In Mississippi, 22 percent of residents cope with food insecurity - not knowing where their next meal is coming from, be it nutritious fare or nothing but a bag of sodium-laden potato chips.
That's the highest rate in the nation for what the federal government defines as limited or uncertain availability of nutritionally adequate and safe foods, or the inability to get nutritious food because of a lack of transportation, money or sheer availability. It might be because a family has run out of resources at the end of the month, but had food at the beginning of the month.
Finding solutions to food insecurity is a major focus of a new partnership that links researchers and population health experts at the University of Mississippi Medical Center and Mississippi State University with UMMC's Myrlie Evers-Williams Institute for the Elimination of Health Disparities. The agreement significantly expands ongoing collaborative projects between MSU and UMMC, and it cultivates new opportunities to end health disparities.
Mississippi State President Dr. Mark Keenum and Dr. LouAnn Woodward, vice chancellor for health affairs and dean of the University of Mississippi School of Medicine, sealed the partnership April 18 by signing a memorandum of understanding during a ceremony held on the MSU campus in Starkville.
“This is a partnership made in heaven,” said Dr. Bettina Beech, UMMC's associate vice chancellor for population health and the Institute's executive director. The Medical Center has made a four-year commitment to jointly researching food insecurity, Beech said, honing in on its relation to the health of children, minority males, and those with HIV/AIDS.
The skills of researchers from each campus don't overlap, but instead are complimentary, said Beech, who also is a professor of pediatrics. “Both of them are needed. Mississippi State is very excited about working with us, and they have embraced this idea.”
It's exciting news to Dr. Leandro Mena, associate professor of infectious diseases at UMMC and a national authority on risk factors and treatment of patients with HIV infection. He's one of two principal investigators on a study of links between food insecurity and HIV risk among young African-American men in Jackson who have sex with other men.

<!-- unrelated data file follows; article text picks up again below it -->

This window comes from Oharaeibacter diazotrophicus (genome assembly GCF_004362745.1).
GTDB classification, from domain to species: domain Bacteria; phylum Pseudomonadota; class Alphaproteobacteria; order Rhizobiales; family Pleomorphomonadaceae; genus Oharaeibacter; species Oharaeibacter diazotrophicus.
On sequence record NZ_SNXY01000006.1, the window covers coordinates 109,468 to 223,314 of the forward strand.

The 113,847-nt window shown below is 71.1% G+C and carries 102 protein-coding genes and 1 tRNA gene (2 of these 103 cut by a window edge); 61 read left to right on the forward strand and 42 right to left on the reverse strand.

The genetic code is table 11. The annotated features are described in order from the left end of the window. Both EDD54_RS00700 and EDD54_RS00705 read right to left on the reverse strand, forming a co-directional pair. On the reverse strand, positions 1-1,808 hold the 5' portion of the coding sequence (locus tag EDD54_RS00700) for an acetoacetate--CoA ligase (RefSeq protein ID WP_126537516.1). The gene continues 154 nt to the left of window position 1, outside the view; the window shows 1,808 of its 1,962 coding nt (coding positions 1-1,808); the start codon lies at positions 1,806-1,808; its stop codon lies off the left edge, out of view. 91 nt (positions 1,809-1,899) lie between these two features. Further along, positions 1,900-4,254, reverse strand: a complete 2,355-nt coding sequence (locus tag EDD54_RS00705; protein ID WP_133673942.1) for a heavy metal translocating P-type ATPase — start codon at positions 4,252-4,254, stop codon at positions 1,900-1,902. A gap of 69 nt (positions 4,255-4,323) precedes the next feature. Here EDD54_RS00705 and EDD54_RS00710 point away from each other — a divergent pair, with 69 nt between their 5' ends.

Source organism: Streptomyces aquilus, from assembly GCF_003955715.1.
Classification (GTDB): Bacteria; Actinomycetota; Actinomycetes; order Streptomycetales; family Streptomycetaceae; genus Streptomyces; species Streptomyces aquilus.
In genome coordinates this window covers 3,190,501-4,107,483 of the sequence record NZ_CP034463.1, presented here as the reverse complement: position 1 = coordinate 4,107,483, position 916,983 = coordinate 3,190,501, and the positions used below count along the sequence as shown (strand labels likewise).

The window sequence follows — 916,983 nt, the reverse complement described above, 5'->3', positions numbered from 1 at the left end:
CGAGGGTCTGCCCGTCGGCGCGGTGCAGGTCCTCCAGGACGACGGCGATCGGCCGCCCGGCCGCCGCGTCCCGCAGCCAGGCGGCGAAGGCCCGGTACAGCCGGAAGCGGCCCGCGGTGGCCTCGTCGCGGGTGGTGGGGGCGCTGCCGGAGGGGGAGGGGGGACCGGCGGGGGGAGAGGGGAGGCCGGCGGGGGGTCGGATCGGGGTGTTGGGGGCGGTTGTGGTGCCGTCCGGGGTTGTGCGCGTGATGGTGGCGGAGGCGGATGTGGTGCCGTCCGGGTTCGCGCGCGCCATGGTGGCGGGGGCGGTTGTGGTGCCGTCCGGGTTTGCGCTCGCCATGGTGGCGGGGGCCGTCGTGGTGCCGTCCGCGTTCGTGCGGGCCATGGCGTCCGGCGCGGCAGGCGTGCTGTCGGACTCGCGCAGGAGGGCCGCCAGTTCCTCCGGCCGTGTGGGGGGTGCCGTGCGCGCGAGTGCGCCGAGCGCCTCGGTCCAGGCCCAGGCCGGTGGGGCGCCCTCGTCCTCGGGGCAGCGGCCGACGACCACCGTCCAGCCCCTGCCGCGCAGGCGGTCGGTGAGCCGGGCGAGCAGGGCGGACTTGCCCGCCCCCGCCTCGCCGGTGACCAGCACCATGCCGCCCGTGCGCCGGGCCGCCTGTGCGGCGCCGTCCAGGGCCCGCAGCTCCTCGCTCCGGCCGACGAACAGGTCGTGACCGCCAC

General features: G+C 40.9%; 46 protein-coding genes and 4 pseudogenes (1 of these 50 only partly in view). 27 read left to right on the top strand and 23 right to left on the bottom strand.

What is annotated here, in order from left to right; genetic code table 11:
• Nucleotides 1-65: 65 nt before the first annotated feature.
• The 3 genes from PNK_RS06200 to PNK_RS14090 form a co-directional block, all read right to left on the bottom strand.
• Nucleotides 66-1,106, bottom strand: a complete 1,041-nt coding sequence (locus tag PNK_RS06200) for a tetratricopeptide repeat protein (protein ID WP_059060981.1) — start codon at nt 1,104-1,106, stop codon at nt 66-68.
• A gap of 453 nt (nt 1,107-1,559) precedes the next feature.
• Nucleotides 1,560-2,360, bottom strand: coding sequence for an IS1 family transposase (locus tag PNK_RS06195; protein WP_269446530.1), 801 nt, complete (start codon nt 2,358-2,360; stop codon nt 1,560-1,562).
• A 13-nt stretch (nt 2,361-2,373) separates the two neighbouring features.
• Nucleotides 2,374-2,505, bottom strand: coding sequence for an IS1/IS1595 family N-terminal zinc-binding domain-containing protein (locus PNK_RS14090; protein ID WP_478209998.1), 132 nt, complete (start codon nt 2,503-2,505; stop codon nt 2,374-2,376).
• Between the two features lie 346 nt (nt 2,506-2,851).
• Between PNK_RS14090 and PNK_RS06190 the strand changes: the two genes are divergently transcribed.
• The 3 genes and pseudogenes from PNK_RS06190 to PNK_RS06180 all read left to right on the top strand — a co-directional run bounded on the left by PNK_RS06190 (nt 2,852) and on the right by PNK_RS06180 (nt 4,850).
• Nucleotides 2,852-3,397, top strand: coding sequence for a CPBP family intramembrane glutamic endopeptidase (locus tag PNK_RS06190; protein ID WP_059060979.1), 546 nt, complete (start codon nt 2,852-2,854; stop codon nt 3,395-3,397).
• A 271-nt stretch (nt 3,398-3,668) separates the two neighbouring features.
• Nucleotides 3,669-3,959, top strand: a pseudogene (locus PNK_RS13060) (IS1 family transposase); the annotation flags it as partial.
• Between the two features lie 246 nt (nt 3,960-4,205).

Beech also is a collaborator on that National Institutes of Health-supported study that includes a principal investigator from the University of Kentucky.
In the city of Jackson, one out of five young African-American males who has sex with other men doesn't know where his next meal is coming from, at least once during the week. If they're on medications for the HIV or AIDS viruses that require they be taken with food, their medications might not work, and the disease won't be kept in check, and their health could deteriorate.
The MSU-UMMC agreement “provides access to a cadre of collaborators at MSU in so many areas,” Mena said. “That includes social scientists. HIV is a social disease.
“Collaborations like this can really increase our capacity, in both understanding and researching the factors and also in expanding our blueprint and infrastructure as we build programs.”
Mena and Beech believe addressing food insecurity can be a meaningful and productive part of the new MSU-UMMC partnership. “The Myrlie Evers-Williams Institute made a commitment about a year ago to focus on social determinants of health - the lens through which we could impact health disparities,” Beech said.